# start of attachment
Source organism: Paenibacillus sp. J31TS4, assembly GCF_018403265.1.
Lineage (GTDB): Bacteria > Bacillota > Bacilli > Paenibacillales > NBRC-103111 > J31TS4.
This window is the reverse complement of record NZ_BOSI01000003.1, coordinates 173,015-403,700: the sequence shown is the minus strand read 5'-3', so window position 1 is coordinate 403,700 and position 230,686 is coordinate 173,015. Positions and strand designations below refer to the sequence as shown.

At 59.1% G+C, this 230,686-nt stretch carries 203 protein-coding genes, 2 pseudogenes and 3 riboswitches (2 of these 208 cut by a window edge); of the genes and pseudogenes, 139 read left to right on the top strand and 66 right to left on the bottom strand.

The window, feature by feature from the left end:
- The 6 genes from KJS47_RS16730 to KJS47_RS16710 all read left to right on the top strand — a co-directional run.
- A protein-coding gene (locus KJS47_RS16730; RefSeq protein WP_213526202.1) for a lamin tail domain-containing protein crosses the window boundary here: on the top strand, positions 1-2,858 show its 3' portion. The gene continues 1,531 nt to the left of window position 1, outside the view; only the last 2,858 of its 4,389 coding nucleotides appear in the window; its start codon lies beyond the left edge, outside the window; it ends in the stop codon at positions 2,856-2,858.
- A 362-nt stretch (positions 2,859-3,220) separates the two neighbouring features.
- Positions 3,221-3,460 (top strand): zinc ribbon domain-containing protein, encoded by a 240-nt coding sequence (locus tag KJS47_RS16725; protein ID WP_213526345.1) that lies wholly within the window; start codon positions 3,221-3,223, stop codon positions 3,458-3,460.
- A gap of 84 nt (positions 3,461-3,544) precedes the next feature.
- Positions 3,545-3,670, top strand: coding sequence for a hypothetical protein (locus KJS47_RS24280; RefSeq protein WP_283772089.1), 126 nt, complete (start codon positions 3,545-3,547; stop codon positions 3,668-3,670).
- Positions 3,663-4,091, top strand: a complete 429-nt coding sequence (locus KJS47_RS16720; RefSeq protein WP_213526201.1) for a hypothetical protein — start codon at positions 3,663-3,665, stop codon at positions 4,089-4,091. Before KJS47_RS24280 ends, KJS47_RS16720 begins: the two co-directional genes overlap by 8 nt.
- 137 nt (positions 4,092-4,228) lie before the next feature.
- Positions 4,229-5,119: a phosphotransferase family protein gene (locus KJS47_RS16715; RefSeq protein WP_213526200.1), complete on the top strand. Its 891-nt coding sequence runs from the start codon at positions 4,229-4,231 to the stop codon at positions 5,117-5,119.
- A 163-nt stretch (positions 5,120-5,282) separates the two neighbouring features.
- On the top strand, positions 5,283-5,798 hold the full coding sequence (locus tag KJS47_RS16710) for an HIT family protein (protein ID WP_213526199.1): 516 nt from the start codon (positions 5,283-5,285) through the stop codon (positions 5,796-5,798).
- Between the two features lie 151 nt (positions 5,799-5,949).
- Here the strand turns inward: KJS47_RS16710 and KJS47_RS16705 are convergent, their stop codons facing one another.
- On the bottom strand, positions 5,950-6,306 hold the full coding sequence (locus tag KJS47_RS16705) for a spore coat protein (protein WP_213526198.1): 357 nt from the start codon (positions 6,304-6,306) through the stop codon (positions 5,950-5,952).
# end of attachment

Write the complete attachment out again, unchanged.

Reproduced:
Source organism: Paenibacillus sp. J31TS4, assembly GCF_018403265.1.
Lineage (GTDB): Bacteria > Bacillota > Bacilli > Paenibacillales > NBRC-103111 > J31TS4.
This window is the reverse complement of record NZ_BOSI01000003.1, coordinates 173,015-403,700: the sequence shown is the minus strand read 5'-3', so window position 1 is coordinate 403,700 and position 230,686 is coordinate 173,015. Positions and strand designations below refer to the sequence as shown.

At 59.1% G+C, this 230,686-nt stretch carries 203 protein-coding genes, 2 pseudogenes and 3 riboswitches (2 of these 208 cut by a window edge); of the genes and pseudogenes, 139 read left to right on the top strand and 66 right to left on the bottom strand.

The window, feature by feature from the left end:
- The 6 genes from KJS47_RS16730 to KJS47_RS16710 all read left to right on the top strand — a co-directional run.
- A protein-coding gene (locus KJS47_RS16730; RefSeq protein WP_213526202.1) for a lamin tail domain-containing protein crosses the window boundary here: on the top strand, positions 1-2,858 show its 3' portion. The gene continues 1,531 nt to the left of window position 1, outside the view; only the last 2,858 of its 4,389 coding nucleotides appear in the window; its start codon lies beyond the left edge, outside the window; it ends in the stop codon at positions 2,856-2,858.
- A 362-nt stretch (positions 2,859-3,220) separates the two neighbouring features.
- Positions 3,221-3,460 (top strand): zinc ribbon domain-containing protein, encoded by a 240-nt coding sequence (locus tag KJS47_RS16725; protein ID WP_213526345.1) that lies wholly within the window; start codon positions 3,221-3,223, stop codon positions 3,458-3,460.
- A gap of 84 nt (positions 3,461-3,544) precedes the next feature.
- Positions 3,545-3,670, top strand: coding sequence for a hypothetical protein (locus KJS47_RS24280; RefSeq protein WP_283772089.1), 126 nt, complete (start codon positions 3,545-3,547; stop codon positions 3,668-3,670).
- Positions 3,663-4,091, top strand: a complete 429-nt coding sequence (locus KJS47_RS16720; RefSeq protein WP_213526201.1) for a hypothetical protein — start codon at positions 3,663-3,665, stop codon at positions 4,089-4,091. Before KJS47_RS24280 ends, KJS47_RS16720 begins: the two co-directional genes overlap by 8 nt.
- 137 nt (positions 4,092-4,228) lie before the next feature.
- Positions 4,229-5,119: a phosphotransferase family protein gene (locus KJS47_RS16715; RefSeq protein WP_213526200.1), complete on the top strand. Its 891-nt coding sequence runs from the start codon at positions 4,229-4,231 to the stop codon at positions 5,117-5,119.
- A 163-nt stretch (positions 5,120-5,282) separates the two neighbouring features.
- On the top strand, positions 5,283-5,798 hold the full coding sequence (locus tag KJS47_RS16710) for an HIT family protein (protein ID WP_213526199.1): 516 nt from the start codon (positions 5,283-5,285) through the stop codon (positions 5,796-5,798).
- Between the two features lie 151 nt (positions 5,799-5,949).
- Here the strand turns inward: KJS47_RS16710 and KJS47_RS16705 are convergent, their stop codons facing one another.
- On the bottom strand, positions 5,950-6,306 hold the full coding sequence (locus tag KJS47_RS16705) for a spore coat protein (protein WP_213526198.1): 357 nt from the start codon (positions 6,304-6,306) through the stop codon (positions 5,950-5,952).